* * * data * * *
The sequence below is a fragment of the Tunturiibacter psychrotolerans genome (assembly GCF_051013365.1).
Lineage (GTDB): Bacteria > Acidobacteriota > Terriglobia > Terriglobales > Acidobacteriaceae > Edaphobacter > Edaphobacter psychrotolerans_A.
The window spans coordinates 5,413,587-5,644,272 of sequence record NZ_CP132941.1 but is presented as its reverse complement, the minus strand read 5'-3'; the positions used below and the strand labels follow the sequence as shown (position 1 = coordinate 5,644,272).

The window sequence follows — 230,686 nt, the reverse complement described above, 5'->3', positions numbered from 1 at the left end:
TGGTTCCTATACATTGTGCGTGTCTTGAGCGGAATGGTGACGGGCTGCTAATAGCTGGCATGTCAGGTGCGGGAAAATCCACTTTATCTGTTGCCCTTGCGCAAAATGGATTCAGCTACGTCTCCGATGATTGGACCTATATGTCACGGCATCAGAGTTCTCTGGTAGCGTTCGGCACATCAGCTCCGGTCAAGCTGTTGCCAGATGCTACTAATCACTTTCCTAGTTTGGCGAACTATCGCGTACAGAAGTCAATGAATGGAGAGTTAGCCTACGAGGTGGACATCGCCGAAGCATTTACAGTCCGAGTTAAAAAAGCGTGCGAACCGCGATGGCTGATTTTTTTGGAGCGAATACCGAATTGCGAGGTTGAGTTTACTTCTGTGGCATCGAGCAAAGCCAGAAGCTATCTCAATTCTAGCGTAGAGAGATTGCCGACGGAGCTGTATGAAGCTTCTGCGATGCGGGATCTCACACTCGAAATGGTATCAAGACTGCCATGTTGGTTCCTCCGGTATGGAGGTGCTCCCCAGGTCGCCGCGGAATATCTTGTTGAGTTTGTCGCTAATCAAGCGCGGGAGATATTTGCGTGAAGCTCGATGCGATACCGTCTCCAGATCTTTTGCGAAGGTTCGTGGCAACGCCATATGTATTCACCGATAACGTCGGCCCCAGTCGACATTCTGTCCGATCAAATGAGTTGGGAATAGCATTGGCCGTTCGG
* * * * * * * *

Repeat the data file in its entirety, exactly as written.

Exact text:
The sequence below is a fragment of the Tunturiibacter psychrotolerans genome (assembly GCF_051013365.1).
Lineage (GTDB): Bacteria > Acidobacteriota > Terriglobia > Terriglobales > Acidobacteriaceae > Edaphobacter > Edaphobacter psychrotolerans_A.
The window spans coordinates 5,413,587-5,644,272 of sequence record NZ_CP132941.1 but is presented as its reverse complement, the minus strand read 5'-3'; the positions used below and the strand labels follow the sequence as shown (position 1 = coordinate 5,644,272).

The window sequence follows — 230,686 nt, the reverse complement described above, 5'->3', positions numbered from 1 at the left end:
TGGTTCCTATACATTGTGCGTGTCTTGAGCGGAATGGTGACGGGCTGCTAATAGCTGGCATGTCAGGTGCGGGAAAATCCACTTTATCTGTTGCCCTTGCGCAAAATGGATTCAGCTACGTCTCCGATGATTGGACCTATATGTCACGGCATCAGAGTTCTCTGGTAGCGTTCGGCACATCAGCTCCGGTCAAGCTGTTGCCAGATGCTACTAATCACTTTCCTAGTTTGGCGAACTATCGCGTACAGAAGTCAATGAATGGAGAGTTAGCCTACGAGGTGGACATCGCCGAAGCATTTACAGTCCGAGTTAAAAAAGCGTGCGAACCGCGATGGCTGATTTTTTTGGAGCGAATACCGAATTGCGAGGTTGAGTTTACTTCTGTGGCATCGAGCAAAGCCAGAAGCTATCTCAATTCTAGCGTAGAGAGATTGCCGACGGAGCTGTATGAAGCTTCTGCGATGCGGGATCTCACACTCGAAATGGTATCAAGACTGCCATGTTGGTTCCTCCGGTATGGAGGTGCTCCCCAGGTCGCCGCGGAATATCTTGTTGAGTTTGTCGCTAATCAAGCGCGGGAGATATTTGCGTGAAGCTCGATGCGATACCGTCTCCAGATCTTTTGCGAAGGTTCGTGGCAACGCCATATGTATTCACCGATAACGTCGGCCCCAGTCGACATTCTGTCCGATCAAATGAGTTGGGAATAGCATTGGCCGTTCGG